OAKLAND, Calif. - Kevin Durant told ESPN that the biggest shot of his career, for a long time, was a shot he struggled to master.
When the Golden State Warriors receive their championship rings this evening on opening night before taking on the Houston Rockets, they will do so in great part thanks to Durant's pivotal 3-pointer over LeBron James in Game 3 of the 2017 NBA Finals.
"That shot was always one of the toughest shots for me, especially from that angle," he told ESPN. "I struggled with it. Your feet have to be placed a certain way, you have to be locked in. I would spend countless hours in the gym working on that shot to precision. When you truly love something, you want to be better at it. That's a shot I'm comfortable with now."
The Warriors were up 2-0 in the series and facing a two-point deficit with under a minute to go on the road. A loss would have opened up the series. Durant pulled down a defensive board and dribbled up the length of the floor. James was waiting for him near the top of the key.
Durant proceeded at full speed and stopped on a dime, pulling up behind the arc in the area between the top of the key and the left wing. James contested, but Durant had a clean look and swished it. Golden State took the lead for good and lost Game 4 before finishing off the series in Game 5.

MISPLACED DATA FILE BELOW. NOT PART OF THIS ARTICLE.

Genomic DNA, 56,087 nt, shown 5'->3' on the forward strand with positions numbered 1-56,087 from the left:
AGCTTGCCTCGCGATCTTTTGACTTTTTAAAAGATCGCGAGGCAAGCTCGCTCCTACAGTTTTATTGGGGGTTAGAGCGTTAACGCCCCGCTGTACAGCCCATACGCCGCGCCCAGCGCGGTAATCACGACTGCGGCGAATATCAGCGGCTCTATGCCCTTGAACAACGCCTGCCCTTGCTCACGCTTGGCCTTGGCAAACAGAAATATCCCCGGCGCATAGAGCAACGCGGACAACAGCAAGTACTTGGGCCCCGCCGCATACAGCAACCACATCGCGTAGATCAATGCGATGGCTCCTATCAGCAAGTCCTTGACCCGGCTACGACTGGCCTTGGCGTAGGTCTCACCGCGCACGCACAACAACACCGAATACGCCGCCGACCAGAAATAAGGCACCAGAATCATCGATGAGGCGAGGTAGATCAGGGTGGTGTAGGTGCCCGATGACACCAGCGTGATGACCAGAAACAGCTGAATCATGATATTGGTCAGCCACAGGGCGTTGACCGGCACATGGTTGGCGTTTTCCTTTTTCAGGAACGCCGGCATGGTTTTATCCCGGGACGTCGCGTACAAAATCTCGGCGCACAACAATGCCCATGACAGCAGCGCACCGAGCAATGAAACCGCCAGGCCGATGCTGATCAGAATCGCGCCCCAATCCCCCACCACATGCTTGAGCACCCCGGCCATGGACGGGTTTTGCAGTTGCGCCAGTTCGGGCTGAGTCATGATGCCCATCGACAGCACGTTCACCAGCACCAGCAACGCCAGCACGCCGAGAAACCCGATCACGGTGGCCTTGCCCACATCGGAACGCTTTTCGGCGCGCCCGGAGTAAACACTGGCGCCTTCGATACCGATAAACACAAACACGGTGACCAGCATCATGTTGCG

It was a Durant-James showdown that didn't disappoint, arguably two of the best in the game. Durant's dominance earned him the Finals MVP award, and the shot itself has become an iconic image. When asked whether it held greater value being that it was hoisted and nailed over James, Durant disputed that notion.
"Nah. Even if I hit that shot over Gladys Knight, I'd still be excited about it because of the significance, the moment, what was at stake," Durant said to ESPN. "It was Game 3 of the NBA Finals. That's big enough."
Tuesday will be Durant's first ring ceremony, and he has an idea of how he might react.
"I'm a very emotional person and I do cry a lot, but I don't know if I'll cry in this situation," he said to reporters at shootaround. "Basketball accomplishments to me now are just what they are. I can kind of separate the two now, I feel. It's more so just cool as hell more than anything."
The 7-foot small forward says "there's tremendous excitement" about tonight, but also said the team has to be ready for what's happening after the ceremony.
"It should be an amazing night. What we accomplished was an amazing journey. There will be a little time to reflect, but we also know Houston doesn't care about any of this, so we have to make sure we're focused on our opponent," he told ESPN.
The NBA Finals are over. Tuesday night presents the final element of closing the 2017 championship chapter.
"I watched every game [of The NBA Finals]," Durant told ESPN. "I've had time to reflect. That's important to do. It's hard when you're in it, but fun to visually see how the process unfolded. Now, it's time to do it again."